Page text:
In my quick little survey of about 80 people I counted 12 tablets, 17 laptops and 2 smartphones being used, and keep in mind many of those devices were being shared. Several were being watched by 3 children at once. The rest of the people were reading, eating or sitting quietly. No one was plugged in to the seat-back entertainment system.

What should this tell us?

At least for short-haul flights – ours was 2 hours 40 minutes – it would be smarter for airlines to focus on services that supplement the devices people want to use. Wifi, for example, would probably have had takers. It would have added value to me. A Netflix-like service that allowed a pay-per-view option on my device might even get a bit of uptake.

My take way is clear. Adding more seat-back TV’s is like stringing telephone wire in China. There is no point. Airlines need to find a way to monetize the technology we already bring in our carry-ons, rather than trying to provide their own hardware. Without any real analysis I have to assume this approach would be cheaper and offer better margins. If they aren’t installed already I would leapfrog the seat-back TV and move on to the next wave.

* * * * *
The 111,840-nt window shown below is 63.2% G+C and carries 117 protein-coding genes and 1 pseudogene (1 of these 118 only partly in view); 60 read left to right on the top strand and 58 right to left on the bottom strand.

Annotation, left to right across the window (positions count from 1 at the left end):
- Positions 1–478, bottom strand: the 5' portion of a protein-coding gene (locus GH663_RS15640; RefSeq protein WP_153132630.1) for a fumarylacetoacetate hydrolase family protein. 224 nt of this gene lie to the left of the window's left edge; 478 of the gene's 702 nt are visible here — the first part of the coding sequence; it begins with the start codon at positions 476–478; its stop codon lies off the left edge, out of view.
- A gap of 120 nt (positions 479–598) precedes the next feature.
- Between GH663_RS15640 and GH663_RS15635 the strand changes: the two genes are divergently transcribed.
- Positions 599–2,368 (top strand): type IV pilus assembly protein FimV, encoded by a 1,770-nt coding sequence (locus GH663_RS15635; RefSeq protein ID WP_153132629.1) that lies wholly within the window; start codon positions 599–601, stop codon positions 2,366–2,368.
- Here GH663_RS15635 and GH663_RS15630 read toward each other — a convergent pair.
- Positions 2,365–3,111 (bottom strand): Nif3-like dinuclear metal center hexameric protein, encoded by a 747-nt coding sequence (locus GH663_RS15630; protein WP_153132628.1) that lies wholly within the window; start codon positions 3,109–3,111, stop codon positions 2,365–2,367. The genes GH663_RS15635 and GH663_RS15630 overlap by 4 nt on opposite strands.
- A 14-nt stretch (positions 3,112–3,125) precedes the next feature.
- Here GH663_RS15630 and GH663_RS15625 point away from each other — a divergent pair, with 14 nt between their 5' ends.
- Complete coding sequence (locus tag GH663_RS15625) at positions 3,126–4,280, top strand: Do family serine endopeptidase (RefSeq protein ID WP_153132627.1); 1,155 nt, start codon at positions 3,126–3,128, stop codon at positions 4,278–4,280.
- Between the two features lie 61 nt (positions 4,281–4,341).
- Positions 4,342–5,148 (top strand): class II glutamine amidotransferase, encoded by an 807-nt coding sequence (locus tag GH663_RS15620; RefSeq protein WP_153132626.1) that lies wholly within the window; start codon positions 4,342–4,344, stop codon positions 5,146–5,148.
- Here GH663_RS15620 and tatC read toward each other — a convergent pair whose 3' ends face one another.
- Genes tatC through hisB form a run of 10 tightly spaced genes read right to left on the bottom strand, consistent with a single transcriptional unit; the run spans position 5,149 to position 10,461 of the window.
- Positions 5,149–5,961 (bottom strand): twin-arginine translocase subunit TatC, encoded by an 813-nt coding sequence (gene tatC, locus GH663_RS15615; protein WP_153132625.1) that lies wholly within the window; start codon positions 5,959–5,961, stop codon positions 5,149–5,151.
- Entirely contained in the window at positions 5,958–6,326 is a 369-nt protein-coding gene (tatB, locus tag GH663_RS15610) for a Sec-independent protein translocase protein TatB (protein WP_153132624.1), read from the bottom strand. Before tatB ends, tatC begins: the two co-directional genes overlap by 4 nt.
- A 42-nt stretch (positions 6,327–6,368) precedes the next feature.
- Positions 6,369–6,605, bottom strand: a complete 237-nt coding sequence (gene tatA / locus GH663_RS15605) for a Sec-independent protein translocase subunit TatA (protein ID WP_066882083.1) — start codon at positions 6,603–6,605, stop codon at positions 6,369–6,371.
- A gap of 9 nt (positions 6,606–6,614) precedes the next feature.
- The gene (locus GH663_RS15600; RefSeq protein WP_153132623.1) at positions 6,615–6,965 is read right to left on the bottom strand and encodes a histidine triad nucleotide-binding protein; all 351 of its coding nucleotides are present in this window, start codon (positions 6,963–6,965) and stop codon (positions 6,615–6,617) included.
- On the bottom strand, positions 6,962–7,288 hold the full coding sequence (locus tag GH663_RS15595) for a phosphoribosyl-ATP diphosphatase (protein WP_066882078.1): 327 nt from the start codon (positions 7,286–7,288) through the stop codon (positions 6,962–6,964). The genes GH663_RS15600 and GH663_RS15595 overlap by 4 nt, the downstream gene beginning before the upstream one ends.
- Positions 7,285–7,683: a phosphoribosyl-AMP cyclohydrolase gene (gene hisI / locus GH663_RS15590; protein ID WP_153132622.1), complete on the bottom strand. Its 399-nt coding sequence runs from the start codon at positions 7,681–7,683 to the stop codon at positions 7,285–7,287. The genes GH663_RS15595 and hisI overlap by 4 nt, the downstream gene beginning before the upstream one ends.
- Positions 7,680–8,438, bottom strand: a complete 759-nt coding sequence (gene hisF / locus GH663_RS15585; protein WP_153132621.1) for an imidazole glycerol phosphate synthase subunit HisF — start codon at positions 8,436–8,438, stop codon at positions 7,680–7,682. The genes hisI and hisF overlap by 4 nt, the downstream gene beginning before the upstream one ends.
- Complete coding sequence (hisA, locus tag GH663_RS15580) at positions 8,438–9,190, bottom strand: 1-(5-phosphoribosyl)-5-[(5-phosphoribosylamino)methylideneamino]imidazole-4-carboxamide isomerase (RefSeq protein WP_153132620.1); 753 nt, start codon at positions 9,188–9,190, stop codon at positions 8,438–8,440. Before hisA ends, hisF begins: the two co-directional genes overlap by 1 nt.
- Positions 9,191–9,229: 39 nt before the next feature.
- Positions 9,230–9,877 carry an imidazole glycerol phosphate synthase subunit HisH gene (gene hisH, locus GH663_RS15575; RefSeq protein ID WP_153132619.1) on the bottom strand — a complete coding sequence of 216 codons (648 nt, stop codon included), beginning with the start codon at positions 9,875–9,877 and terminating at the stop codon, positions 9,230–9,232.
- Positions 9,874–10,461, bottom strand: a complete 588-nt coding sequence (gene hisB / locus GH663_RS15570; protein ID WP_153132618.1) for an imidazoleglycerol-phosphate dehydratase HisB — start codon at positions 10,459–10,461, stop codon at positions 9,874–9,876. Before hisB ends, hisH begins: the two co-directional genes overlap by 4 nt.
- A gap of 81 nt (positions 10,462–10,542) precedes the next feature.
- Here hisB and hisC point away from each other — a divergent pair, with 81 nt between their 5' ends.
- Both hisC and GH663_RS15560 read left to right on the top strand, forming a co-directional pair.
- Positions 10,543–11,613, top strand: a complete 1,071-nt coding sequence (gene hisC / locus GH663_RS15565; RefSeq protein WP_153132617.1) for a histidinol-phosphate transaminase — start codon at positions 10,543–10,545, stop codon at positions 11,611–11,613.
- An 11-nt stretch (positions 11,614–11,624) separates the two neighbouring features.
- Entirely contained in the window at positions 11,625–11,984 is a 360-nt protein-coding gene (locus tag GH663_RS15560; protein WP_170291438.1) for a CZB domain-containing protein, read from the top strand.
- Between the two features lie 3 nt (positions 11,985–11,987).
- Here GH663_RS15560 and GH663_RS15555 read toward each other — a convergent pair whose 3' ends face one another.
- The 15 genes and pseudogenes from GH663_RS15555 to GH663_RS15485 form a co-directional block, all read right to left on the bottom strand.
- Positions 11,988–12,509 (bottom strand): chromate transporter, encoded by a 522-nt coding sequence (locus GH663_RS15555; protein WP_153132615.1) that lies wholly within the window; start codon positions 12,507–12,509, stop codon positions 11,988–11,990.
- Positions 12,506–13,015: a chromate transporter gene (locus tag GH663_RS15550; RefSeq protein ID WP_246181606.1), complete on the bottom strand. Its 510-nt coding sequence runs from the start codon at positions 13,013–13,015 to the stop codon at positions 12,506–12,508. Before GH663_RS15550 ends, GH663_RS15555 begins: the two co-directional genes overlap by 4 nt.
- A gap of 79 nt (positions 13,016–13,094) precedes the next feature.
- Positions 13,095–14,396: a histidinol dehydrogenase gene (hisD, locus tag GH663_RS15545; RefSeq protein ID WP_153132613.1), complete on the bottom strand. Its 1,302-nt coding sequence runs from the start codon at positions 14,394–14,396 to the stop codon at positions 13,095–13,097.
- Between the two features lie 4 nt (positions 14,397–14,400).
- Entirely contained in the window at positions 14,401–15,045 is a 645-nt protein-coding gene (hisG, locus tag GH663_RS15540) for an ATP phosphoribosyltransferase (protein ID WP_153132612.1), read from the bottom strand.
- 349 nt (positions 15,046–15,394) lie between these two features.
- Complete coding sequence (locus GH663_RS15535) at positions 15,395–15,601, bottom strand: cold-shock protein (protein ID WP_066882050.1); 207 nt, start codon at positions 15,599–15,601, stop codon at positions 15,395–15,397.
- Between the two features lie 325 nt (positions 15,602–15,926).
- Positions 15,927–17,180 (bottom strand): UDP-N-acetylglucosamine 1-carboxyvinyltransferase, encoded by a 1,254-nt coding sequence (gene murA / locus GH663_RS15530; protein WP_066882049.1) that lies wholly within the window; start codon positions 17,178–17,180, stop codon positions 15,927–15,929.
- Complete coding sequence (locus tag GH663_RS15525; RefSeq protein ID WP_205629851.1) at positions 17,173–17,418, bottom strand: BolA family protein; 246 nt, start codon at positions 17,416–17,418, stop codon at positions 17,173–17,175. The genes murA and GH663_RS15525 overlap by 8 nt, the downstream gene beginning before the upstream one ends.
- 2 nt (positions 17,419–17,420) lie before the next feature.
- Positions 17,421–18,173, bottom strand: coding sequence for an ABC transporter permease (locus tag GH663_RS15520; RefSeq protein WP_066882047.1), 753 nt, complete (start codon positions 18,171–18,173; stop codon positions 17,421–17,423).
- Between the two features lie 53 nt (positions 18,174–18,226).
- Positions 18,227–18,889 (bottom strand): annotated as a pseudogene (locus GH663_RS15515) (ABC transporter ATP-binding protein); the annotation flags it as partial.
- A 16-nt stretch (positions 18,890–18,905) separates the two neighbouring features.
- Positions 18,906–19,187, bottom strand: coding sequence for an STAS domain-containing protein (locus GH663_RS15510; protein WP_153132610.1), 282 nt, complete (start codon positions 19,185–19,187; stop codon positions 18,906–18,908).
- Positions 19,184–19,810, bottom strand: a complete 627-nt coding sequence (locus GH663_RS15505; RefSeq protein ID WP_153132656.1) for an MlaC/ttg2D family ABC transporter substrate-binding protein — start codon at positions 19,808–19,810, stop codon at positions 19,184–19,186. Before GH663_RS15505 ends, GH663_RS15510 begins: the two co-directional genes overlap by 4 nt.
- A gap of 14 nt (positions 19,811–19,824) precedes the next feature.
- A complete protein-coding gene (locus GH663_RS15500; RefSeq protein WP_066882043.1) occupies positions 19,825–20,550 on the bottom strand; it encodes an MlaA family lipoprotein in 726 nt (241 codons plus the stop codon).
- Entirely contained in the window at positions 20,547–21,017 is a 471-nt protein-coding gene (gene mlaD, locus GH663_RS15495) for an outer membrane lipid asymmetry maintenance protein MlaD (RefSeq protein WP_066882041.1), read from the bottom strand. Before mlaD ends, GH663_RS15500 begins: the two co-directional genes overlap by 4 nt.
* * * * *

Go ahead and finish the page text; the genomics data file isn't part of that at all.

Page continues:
2. It’s (not) a small world after all:  Every time I travel to America I need to fight the holier than though attitude that seems to kick in. Obviously I keep travelling here because there are so many cool things to see and do. Now, disclaimer aside…

Just about every Canadian will tell you that as soon as you cross the border the world just seems bigger in every dimension. Particulalry in waistline. I came across one tidbit today that seems timely and hits the point home.  One of Disneyland’s most famous attractions, It’s a Small World, was renovated in 2009. According to “The Unofficial Guide to Disneyland, 2012 Edition” p. 240, one of the reasons for this is the waterway needed to be dug deeper to “accomodate today’s heavier guests.”

There is something oddly appropriate about people today being too big for It’s a Small World. How far we’ve come in 50 years.


Serving Feedback in a Sh*t Sandwich, plus The Death of Cable TV

Today I learned:

1. The Sh* Sandwich: I had a great discussion this morning with a few other managers about performance evaluations and the art of delivering feedback. One person came up with a term that I wasn’t familiar with before today – the Shi*t Sandwich.  Essentially this is the practice of framing a piece of negative/constructive feedback with two positive points.